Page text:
Take that with a grain of salt. Back in 2010, some players around the NFL had come to the conclusion that an 18-game schedule was OK as long as there were changes to the offseason schedule, as noted by Pro Football Talk.
That being said, most of the changes that the players wanted had to do with fewer commitments as they relate to offseason activities—some of which have already been filtered in under the new collective bargaining agreement.
This seems to indicate that the changes to the NFL's offseason schedule beginning next year have nothing to do with previous conversations as they relate to an expanded regular-season slate.
In short, moving back the draft and changing the date that free agency starts has absolutely nothing to do with previous demands by the NFL Players Association.
The NFL must, however, work with the players in order to find some common ground on an expanded regular season. It knows this all too well and has been laying the groundwork for some time now.
Moving up the start of the league year to prior to the combine will help the financial bottom line of veteran free agents, who would otherwise be afterthoughts once the combine rolled around. Moving back the draft to May could also help the second or third wave of free agents find homes prior to the event.
The NFL knows that and played its cards close to the vest when determining what effect that changes to the league calendar might have on players. It doesn't take a front office executive or agent to draw that simple conclusion.
It also isn't a coincidence that rumors have started to swirl about the league discussing moving to an 18-game slate immediately after the new offseason schedule was reported:
Under the new collective bargaining agreement, the league needs to work with the players association in order to expand the regular season. This was a point of contention during the drawn-out labor negotiations two years ago, but the sides seem about as split now as they were before.
It must be noted that ESPN reported the NFL has set aside multiple dates for Super Bowl L, which was just rewarded to Santa Clara, Calif. This has to be an indication that the league believes something will get done before the start of the 2015 season.
Goodell himself has gone on record indicating that there are a wide array of possibilities as it relates to changing up the schedule, according to ESPN.
I hear from fans consistently that they want to make every NFL event more valuable. They see the preseason as being less valuable to them because they don't see the best players and the games do not count....We have to address that, whether we are looking at 18 [regular-season games] and two [preseason games] or 16-and-two and expanded playoffs.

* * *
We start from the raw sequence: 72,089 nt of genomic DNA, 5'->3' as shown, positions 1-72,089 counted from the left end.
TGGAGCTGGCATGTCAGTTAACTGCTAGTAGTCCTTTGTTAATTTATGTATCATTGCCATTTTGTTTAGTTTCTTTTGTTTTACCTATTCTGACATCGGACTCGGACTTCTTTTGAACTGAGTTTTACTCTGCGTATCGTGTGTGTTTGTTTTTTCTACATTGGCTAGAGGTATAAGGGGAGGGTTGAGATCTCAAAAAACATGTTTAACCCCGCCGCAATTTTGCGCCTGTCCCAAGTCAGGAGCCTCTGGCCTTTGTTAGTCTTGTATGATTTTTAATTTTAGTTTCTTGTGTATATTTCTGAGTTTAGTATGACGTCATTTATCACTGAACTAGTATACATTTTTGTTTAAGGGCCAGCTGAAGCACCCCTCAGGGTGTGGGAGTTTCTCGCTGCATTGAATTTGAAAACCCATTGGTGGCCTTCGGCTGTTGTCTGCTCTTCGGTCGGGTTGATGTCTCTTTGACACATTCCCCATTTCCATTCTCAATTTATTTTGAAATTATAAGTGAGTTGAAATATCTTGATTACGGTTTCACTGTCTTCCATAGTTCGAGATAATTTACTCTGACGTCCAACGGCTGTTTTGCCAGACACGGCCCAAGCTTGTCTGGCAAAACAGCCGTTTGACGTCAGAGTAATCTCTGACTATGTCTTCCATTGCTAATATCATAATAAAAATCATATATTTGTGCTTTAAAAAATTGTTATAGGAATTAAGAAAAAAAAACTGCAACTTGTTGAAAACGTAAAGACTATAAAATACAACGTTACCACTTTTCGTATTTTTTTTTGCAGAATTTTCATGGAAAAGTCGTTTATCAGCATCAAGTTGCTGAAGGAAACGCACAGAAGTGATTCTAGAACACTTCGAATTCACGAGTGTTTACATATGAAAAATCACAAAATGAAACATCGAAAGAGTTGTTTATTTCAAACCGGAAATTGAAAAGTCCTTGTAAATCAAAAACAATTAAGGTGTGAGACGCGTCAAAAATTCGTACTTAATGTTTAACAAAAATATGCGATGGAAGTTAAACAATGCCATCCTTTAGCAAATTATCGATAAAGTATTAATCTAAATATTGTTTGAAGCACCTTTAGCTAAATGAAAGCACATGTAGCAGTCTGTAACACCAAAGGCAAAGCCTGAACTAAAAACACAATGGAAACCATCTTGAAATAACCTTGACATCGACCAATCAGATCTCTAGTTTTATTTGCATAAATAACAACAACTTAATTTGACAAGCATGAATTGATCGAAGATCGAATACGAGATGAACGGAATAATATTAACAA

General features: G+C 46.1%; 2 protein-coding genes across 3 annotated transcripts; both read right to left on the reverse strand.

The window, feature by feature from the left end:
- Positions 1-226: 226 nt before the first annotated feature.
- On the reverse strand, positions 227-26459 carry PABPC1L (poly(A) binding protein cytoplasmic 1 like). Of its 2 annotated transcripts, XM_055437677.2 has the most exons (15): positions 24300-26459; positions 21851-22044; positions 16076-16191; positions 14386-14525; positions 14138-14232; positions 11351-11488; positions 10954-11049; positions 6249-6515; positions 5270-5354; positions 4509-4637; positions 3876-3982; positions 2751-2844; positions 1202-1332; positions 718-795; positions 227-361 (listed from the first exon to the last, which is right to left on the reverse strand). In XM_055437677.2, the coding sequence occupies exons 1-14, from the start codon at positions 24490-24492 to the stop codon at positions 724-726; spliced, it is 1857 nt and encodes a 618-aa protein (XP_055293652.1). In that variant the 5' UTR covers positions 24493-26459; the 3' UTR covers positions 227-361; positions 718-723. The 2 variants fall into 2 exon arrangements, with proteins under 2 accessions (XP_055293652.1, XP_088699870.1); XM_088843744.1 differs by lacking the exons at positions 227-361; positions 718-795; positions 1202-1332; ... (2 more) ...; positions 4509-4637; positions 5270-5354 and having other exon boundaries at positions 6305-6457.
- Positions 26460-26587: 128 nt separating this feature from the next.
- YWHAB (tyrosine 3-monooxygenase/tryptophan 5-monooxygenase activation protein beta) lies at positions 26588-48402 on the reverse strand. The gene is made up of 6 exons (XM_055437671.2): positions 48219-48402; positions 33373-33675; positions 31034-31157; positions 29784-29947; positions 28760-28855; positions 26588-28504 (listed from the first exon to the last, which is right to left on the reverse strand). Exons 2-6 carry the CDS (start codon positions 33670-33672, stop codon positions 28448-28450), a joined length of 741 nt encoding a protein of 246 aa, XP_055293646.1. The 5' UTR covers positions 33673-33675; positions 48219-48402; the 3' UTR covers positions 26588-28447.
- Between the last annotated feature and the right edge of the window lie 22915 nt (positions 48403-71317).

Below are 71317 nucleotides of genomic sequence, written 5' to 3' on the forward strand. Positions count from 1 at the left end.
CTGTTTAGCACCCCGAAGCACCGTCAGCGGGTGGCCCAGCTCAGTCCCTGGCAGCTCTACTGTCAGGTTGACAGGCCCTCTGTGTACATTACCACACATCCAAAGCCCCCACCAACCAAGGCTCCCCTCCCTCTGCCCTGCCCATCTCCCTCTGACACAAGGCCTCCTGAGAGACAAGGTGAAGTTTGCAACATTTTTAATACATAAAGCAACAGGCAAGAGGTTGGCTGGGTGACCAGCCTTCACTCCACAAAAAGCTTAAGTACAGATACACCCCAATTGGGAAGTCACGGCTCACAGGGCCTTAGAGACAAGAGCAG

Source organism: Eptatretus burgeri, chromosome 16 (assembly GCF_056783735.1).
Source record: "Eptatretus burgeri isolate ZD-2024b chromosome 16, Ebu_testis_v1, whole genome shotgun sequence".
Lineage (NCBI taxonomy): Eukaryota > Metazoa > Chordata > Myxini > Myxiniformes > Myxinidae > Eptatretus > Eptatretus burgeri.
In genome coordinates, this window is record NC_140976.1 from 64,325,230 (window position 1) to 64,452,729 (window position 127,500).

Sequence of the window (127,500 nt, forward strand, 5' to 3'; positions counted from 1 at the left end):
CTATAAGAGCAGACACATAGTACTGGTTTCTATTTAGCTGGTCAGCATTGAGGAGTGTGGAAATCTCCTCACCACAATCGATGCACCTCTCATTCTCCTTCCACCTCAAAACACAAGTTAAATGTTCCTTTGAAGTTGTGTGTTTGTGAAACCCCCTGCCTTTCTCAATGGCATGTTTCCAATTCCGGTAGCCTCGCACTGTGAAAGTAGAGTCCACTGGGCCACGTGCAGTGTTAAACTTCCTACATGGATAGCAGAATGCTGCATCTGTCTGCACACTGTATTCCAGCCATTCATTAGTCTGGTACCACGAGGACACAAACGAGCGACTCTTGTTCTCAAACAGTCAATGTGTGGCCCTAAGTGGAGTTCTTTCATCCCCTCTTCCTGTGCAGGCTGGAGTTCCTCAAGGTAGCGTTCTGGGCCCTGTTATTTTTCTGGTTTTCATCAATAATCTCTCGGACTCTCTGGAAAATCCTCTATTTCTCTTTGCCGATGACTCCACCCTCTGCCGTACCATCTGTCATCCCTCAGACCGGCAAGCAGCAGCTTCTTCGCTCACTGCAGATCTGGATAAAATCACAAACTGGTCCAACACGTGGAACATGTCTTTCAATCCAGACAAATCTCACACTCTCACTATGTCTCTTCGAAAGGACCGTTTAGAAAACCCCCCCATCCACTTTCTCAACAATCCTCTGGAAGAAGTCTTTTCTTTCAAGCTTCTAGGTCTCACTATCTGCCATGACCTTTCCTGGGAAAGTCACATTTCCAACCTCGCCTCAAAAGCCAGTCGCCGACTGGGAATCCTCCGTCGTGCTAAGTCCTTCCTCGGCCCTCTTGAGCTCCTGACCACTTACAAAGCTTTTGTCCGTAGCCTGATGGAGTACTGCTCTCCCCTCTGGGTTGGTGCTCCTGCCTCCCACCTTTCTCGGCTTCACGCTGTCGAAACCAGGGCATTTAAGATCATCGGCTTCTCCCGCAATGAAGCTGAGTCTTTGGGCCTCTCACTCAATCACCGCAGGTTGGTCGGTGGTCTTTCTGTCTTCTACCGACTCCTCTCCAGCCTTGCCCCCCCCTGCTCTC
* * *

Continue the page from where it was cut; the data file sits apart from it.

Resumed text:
Mr. Goodell, it could have something to do with fans having to pay $70 to go see a meaningless preseason game in August.
Please don't put this on anything else beyond the league wanting to expand its brand, market the sport internationally and increase its bottom line. You are not pushing heavy for an increased regular season just to appease a fan base that has already given up so much to support a sport it loves.
The vast majority of us aren't going anywhere no matter what plans you have in store for the league in the future. You must already know that, Mr. Goodell.
Is the NFL setting the stage for an 18-game schedule? That's the million dollar question here.
"Post hoc ergo propter hoc" is a fallacy that most of us became familiar with during our years in school. It means, "After this, therefore because of this."
That term could easily be utilized when drawing a conclusion about the NFL's plans as they relate to an expanded regular season. While it can easily just eliminate two preseason weeks and start the regular year in late-August, the league has set into motion a plan that includes keeping the start of the regular season in early September while still being able to hold the Super Bowl in early February.
These two things have a causal relationship, and anyone telling you otherwise has allowed Goodell to pull the wool over their eyes.